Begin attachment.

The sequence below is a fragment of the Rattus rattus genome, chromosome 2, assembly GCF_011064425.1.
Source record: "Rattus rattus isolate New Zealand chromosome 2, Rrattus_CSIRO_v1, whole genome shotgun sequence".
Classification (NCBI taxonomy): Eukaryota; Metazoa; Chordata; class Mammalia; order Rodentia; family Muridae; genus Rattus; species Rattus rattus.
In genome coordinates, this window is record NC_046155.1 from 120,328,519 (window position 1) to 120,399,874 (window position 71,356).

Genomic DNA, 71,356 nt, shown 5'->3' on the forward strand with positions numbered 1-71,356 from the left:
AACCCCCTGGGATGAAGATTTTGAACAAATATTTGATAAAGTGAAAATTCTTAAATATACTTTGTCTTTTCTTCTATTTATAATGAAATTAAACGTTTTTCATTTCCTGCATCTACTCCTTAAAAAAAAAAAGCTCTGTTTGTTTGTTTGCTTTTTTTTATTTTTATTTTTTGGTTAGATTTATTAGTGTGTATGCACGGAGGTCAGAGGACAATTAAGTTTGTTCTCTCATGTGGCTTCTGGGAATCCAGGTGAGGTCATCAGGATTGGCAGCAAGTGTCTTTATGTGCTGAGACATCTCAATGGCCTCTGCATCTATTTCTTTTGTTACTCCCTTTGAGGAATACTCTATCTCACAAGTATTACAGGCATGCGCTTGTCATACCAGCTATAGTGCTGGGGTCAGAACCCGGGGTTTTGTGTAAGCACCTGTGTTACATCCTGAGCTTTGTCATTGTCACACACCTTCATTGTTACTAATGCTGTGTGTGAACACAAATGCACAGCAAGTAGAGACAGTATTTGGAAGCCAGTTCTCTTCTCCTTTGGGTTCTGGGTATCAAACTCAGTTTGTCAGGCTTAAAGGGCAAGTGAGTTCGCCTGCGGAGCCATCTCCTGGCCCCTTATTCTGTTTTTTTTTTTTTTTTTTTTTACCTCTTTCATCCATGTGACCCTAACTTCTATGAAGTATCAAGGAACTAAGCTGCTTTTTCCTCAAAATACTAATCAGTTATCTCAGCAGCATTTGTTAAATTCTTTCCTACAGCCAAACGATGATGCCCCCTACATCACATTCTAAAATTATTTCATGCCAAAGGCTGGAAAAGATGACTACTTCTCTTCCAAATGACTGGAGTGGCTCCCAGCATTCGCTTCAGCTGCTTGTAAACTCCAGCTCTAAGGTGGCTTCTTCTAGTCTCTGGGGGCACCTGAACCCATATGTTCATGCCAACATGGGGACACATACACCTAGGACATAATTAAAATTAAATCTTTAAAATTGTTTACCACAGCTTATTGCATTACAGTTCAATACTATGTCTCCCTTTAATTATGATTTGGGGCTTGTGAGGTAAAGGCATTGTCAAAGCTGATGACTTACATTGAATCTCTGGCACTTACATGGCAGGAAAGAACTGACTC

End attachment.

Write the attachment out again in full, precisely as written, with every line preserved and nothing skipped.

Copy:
The sequence below is a fragment of the Rattus rattus genome, chromosome 2, assembly GCF_011064425.1.
Source record: "Rattus rattus isolate New Zealand chromosome 2, Rrattus_CSIRO_v1, whole genome shotgun sequence".
Classification (NCBI taxonomy): Eukaryota; Metazoa; Chordata; class Mammalia; order Rodentia; family Muridae; genus Rattus; species Rattus rattus.
In genome coordinates, this window is record NC_046155.1 from 120,328,519 (window position 1) to 120,399,874 (window position 71,356).

Genomic DNA, 71,356 nt, shown 5'->3' on the forward strand with positions numbered 1-71,356 from the left:
AACCCCCTGGGATGAAGATTTTGAACAAATATTTGATAAAGTGAAAATTCTTAAATATACTTTGTCTTTTCTTCTATTTATAATGAAATTAAACGTTTTTCATTTCCTGCATCTACTCCTTAAAAAAAAAAAGCTCTGTTTGTTTGTTTGCTTTTTTTTATTTTTATTTTTTGGTTAGATTTATTAGTGTGTATGCACGGAGGTCAGAGGACAATTAAGTTTGTTCTCTCATGTGGCTTCTGGGAATCCAGGTGAGGTCATCAGGATTGGCAGCAAGTGTCTTTATGTGCTGAGACATCTCAATGGCCTCTGCATCTATTTCTTTTGTTACTCCCTTTGAGGAATACTCTATCTCACAAGTATTACAGGCATGCGCTTGTCATACCAGCTATAGTGCTGGGGTCAGAACCCGGGGTTTTGTGTAAGCACCTGTGTTACATCCTGAGCTTTGTCATTGTCACACACCTTCATTGTTACTAATGCTGTGTGTGAACACAAATGCACAGCAAGTAGAGACAGTATTTGGAAGCCAGTTCTCTTCTCCTTTGGGTTCTGGGTATCAAACTCAGTTTGTCAGGCTTAAAGGGCAAGTGAGTTCGCCTGCGGAGCCATCTCCTGGCCCCTTATTCTGTTTTTTTTTTTTTTTTTTTTTACCTCTTTCATCCATGTGACCCTAACTTCTATGAAGTATCAAGGAACTAAGCTGCTTTTTCCTCAAAATACTAATCAGTTATCTCAGCAGCATTTGTTAAATTCTTTCCTACAGCCAAACGATGATGCCCCCTACATCACATTCTAAAATTATTTCATGCCAAAGGCTGGAAAAGATGACTACTTCTCTTCCAAATGACTGGAGTGGCTCCCAGCATTCGCTTCAGCTGCTTGTAAACTCCAGCTCTAAGGTGGCTTCTTCTAGTCTCTGGGGGCACCTGAACCCATATGTTCATGCCAACATGGGGACACATACACCTAGGACATAATTAAAATTAAATCTTTAAAATTGTTTACCACAGCTTATTGCATTACAGTTCAATACTATGTCTCCCTTTAATTATGATTTGGGGCTTGTGAGGTAAAGGCATTGTCAAAGCTGATGACTTACATTGAATCTCTGGCACTTACATGGCAGGAAAGAACTGACTC